> 1 with random starting values (see below). If n.optim
> 1, the summary
of the vector containing the LogLikelihood values returned by each run of nlminb
is added to the output (to check whether local minima were present). If the model is rather big, n.optim
> 1 can be slow.
Multicore fitting is achieved via the snowfall
package and needs to be initialized via sfInit
. As initialization needs some time, you can either initialize multicore facilities yourself using sfInit()
and setting the sfInit
argument to FALSE
(the default) or let MPTinR initialize multicore facilities by setting the sfInit
argument to TRUE
. The former is recommended as initializing snowfall
takes some time and only needs to be done once if you run fit.mpt
multiple times. If there are any problems with multicore fitting, first try to initialize snowfall
outside MPTinR (e.g., sfInit( parallel=TRUE, cpus=2 )
). If this does not work, the problem is not related to MPTinR but to snowfall (for support and references visit: http://www.imbi.unifreiburg.de/parallel/).
Note that you should close snowfall via sfStop()
after using MPTinR.
The fitting/optimization is achieved via nlminb
(Fox, Hall, & Schryer, 1978) a Newton based algorithm using the analytically derived gradient. In some cases (e.g., in case of empty cells) nlminb
will not converge successfully in which fit.mpt
will retry fitting using a numerically estimated gradient (with warning).
fit.mpt
is just a comfortable wrapper around the workhorse fit.mptinr
. fit.mpt
produces the appropriate objective function, gradient function, hessian function, and prediction function that are handed over to fit.mptinr
(functions are produced by symbolical derivation, see D
). A function similar to fit.mpt
is fit.model
which has the additional arguments lower.bound
and upper.bound
allowing to fit other models than just MPTs and the possibility to indicate whether or not to use the analytically derived gradient or hessian for fitting (here this is automatically handled). Note that for MPTs (where upper and lower bounds of parameters are set to 0 and 1, respectively) fit.mpt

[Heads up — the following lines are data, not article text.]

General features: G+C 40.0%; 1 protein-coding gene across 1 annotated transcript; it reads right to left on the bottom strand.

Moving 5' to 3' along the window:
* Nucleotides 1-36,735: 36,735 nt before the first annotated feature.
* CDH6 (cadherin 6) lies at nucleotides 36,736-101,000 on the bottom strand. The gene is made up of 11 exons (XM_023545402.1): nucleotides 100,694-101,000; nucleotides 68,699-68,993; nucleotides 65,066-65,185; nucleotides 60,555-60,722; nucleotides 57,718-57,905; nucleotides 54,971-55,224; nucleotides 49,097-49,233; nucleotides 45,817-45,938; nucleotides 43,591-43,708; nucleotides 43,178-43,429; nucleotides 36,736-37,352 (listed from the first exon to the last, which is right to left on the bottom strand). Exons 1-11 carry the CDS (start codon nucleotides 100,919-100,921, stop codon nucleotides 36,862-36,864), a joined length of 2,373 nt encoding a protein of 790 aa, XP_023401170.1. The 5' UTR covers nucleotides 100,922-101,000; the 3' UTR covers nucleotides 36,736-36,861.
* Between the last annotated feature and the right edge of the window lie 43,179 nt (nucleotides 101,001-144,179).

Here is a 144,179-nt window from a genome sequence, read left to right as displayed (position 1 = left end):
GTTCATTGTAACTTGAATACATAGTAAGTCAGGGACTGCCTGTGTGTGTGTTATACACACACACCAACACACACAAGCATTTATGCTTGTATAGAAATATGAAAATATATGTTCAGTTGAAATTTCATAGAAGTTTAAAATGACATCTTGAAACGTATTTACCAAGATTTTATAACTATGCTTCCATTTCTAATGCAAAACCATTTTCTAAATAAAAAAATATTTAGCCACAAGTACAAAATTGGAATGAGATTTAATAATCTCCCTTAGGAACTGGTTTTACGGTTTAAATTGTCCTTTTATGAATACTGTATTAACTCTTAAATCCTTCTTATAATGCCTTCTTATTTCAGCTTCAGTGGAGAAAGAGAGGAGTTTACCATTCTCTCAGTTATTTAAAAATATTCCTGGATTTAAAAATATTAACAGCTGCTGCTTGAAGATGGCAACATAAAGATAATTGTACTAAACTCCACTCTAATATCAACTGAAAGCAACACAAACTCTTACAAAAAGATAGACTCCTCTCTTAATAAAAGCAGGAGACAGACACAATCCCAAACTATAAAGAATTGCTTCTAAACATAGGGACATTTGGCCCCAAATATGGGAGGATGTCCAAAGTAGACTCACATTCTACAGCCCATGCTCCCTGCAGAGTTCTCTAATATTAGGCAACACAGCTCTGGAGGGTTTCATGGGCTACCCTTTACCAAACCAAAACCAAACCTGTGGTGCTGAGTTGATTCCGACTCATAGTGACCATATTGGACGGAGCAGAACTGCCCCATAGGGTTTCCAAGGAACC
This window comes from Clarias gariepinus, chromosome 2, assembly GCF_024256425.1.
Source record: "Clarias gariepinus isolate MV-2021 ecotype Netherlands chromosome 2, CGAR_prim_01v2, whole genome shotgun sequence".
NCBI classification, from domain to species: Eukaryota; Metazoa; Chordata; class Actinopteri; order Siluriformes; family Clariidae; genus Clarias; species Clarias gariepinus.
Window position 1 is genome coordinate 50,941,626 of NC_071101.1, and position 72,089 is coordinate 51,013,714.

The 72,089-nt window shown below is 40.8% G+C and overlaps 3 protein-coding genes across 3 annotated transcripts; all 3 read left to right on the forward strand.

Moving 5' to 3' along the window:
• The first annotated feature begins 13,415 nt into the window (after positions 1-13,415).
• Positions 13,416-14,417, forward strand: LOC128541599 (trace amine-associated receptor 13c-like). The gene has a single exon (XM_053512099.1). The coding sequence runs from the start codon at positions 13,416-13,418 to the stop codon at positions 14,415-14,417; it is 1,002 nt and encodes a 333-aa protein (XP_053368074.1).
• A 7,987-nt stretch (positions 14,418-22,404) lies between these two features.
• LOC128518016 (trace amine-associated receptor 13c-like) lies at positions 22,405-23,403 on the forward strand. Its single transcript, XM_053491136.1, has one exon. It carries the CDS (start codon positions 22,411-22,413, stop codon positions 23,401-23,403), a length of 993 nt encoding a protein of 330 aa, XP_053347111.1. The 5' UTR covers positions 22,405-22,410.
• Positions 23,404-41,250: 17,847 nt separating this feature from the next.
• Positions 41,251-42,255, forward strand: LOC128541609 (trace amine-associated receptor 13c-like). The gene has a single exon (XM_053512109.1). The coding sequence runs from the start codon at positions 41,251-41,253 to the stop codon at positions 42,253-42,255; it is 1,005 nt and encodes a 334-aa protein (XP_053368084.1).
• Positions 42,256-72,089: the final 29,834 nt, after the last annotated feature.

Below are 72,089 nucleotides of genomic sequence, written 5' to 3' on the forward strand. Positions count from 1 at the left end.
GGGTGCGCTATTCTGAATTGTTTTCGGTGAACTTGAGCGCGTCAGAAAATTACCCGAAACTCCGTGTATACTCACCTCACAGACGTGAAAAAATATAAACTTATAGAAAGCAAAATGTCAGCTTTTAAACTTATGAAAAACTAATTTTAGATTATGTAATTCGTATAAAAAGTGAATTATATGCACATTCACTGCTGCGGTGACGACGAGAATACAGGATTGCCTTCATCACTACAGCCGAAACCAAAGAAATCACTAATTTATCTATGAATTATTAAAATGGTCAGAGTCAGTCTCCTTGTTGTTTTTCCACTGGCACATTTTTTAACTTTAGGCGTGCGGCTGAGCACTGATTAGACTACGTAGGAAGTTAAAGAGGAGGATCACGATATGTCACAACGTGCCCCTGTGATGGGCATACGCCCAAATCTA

is probably faster as the objective function is slightly faster (i.e., more optimized). However, for datasets with many empty cells trying fit.model
with or without gradient or hessian can be worth a try.
Note that fit.mptinr
can fit models with arbitrary (i.e., custom) objective functions.
The old version of this function using optim
's LBFGSB algorithm is fit.mpt.old
.
For individual fits (i.e., data
is a vector
) a list
containing one or more of the following components from the best fitting model:
goodness.of.fit 
A 
information.criteria 
A 
model.info 
A 
parameters 
A data.frame containing the parameter estimates and corresponding confidence intervals. If a restriction file was present, the restricted parameters are marked. 
data 
A 
For multidataset fits (i.e., data
is a matrix
or data.frame
) a list
with similar elements, but the following differences:
The first elements, goodness.of.fit
, information.criteria
, and model.info
, contain the same information as for individual fits, but each are lists
with three elements containing the respective values for: each individual in the list element individual
, the sum of the individual values in the list element sum
, and the values corresponding to the fit for the aggregated data in the list element aggregated
.
parameters
is a list containing:
individual 
A 3dimensional array containing the parameter estimates ([,1,]), confidence intervals [,2:3,], and, if restrictions not 
mean 
A 
aggregated 
A data.frame containing the parameter estimates and corresponding confidence intervals for the aggregated data. If a restriction file was present, the restricted parameters are marked. 
The element data
contains two matrices, one with the observed
, and one with the predicted
data (or is a list containing lists with individual
and aggregated
observed
and predicted
data).
If n.optim
> 1, the summary
of the vector (matrix for multiindividual fit) containing the LogLikelihood values returned by each run of optim
is added to the output: fitting.runs
When output == "full"
the list contains the additional items:
optim.runs 
A list (or list of lists for multiple datasets) containing the outputs from all runs by 
best.fits 
A list (or list of lists for multiple datasets) containing the outputs from the runs by 
hessian 
A list containing the Hessian matrix or matrices of the final parameter estimates. 
Warnings may relate to the optimization routine (e.g., Optimization routine [...] did not converge successfully
).
In these cases it is recommended to rerun fit.mpt to check if the results are stable.
All (model or restriction) files should end with an empty line, otherwise a warning will be shown.
The likelihood returned does not include the factorial constants of the multinomial probabilitymass functions.
Henrik Singmann and David Kellen with help from Karl Christoph Klauer.
Baldi, P. & Batchelder, W. H. (2003). Bounds on variances of estimators for multinomial processing tree models. Journal of Mathematical Psychology, 47, 467470.